IRAN: What is the Objective?

It’s been about two weeks since President Trump announced he was withdrawing from the Iran nuclear agreement and left the world wondering where U.S. strategy goes from here.

Image result for secretary of state mike pompeoOn Tuesday, Secretary of State Mike Pompeo sought to answer that question.

In a speech at the conservative Heritage Foundation — his first major foreign policy address since becoming chief diplomat — Pompeo vowed to do three things: impose the “strongest sanctions in history,” “crush” Iranian aggression and “advocate tirelessly for the Iranian people.”

Through that, he said, the administration hopes for a new deal that covers 12 areas, though he said “the deal is not the objective.”

 

What are the 12 things?: Per Pompeo, the United States is demanding that Iran:

— Give the International Atomic Energy Agency (IAEA) a full account of the prior military dimensions of its nuclear program.

— Stop enrichment and never pursue plutonium reprocessing, including closing its heavy water reactor.

— Provide the IAEA with unqualified access to all sites throughout the entire country.

— End ballistic missile proliferation and halt development of nuclear-capable missile systems.

— Release all U.S. citizens, as well as citizens of partners and allies.

— End support to terrorist groups, including Lebanese Hezbollah, Hamas and the Palestinian Islamic Jihad.

— Respect the sovereignty of the Iraqi government, including by permitting the disarming, demobilization and reintegration of Shia militias.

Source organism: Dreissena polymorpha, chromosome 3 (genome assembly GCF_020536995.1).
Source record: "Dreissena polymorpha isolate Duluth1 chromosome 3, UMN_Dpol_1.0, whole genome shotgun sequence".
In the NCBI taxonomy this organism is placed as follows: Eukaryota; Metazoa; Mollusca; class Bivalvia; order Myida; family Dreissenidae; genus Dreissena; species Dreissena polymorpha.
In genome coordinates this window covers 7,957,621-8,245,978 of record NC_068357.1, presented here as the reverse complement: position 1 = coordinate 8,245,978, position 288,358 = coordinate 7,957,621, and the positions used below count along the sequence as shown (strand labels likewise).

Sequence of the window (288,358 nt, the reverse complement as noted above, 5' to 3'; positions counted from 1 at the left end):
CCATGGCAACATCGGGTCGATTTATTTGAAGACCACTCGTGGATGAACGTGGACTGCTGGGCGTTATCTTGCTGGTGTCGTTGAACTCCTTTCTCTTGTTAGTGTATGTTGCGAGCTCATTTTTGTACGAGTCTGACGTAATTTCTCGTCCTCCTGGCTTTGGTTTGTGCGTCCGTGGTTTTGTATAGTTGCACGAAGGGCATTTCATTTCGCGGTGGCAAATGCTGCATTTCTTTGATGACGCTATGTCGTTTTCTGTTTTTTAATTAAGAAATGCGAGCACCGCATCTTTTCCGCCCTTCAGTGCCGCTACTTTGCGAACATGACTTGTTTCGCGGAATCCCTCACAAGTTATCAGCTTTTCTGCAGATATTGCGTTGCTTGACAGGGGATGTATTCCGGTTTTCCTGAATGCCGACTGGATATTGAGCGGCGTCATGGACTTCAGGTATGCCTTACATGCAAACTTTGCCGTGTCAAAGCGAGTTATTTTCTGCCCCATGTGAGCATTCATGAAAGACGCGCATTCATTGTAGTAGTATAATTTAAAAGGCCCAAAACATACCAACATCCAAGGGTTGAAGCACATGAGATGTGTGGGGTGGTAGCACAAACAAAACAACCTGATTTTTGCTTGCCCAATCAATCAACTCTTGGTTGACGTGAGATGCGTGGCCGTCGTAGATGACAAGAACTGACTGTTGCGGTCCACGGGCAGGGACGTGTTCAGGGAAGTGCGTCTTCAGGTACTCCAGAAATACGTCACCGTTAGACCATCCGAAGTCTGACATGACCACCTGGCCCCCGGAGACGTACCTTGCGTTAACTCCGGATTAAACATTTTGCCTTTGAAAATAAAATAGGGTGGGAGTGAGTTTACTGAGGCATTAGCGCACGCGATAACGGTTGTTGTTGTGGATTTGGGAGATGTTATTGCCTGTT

— End support for the Houthi rebels in Yemen and work towards a peaceful political settlement in that country.

— Withdraw all forces under Iranian command throughout the entirety of Syria.

— End support for the Taliban and other terrorists in Afghanistan.

— End the Quds Force’s support for terrorists and militant partners around the world.

— Stop threatening behavior against its neighbors, including Israel, Saudi Arabia and the United Arab Emirates.

 

Cheers and jeers: Reaction stateside fell along typical fault lines. Groups who opposed the Iran nuclear deal were supportive of Pompeo’s speech, while those who support the deal blasted the speech.

For example, on one hand, from United Against Nuclear Iran CEO Mark Wallace: “Secretary Pompeo wisely made the case that the United States needed to tackle the danger from Iran in a comprehensive manner. For too long, the United States has focused on the nuclear file to the exclusion of a wide array of additional problematic activity.”

And on the other, from Jamal Abdi, vice president for policy of the National Iranian American Council: “The Trump administration is setting the stage for a war of choice with Iran, with Mike Pompeo offering a smokescreen of diplomacy to distract from the administration’s pursuit of Iraq-style regime change.”

 

Global reaction: Iran, not surprisingly, rejected Pompeo’s speech.

“Who are you to decide for Iran and the world?” President Hassan Rouhani was quoted as saying in Iranian state media.

Britain Foreign Secretary Boris Johnson, meanwhile, was skeptical at the ability of the United States to get such a comprehensive deal.

“The prospect of a new jumbo Iran treaty is going to be very, very difficult,” Johnson said. “I think if you try now to fold all those issues – the ballistic missiles, Iran’s misbehavior, Iran’s disruptive activity in the region and the nuclear question – if you try to fold all those into a giant negotiation, a new jumbo Iran negotiation, a new treaty – that’s what seems to be envisaged – I don’t see that being very easy to achieve, in anything like a reasonable timetable.”

 

Pentagon’s role: Pompeo promised to work closely with the Pentagon on Iranian aggression.

When asked what that might look like Monday, a Pentagon spokesman hinted at a more aggressive posture.

“We are going to take steps necessary to address Iran’s malign influence in the region,” Defense Department spokesman Rob Manning told reporters at the Pentagon.

“They are a destabilizing force in the region … and we’re going to do everything we can to avert that,” Manning added. “This is a whole of government solution that we’re working in order to change Iran’s influence in the region and we’re continuing to do that.”

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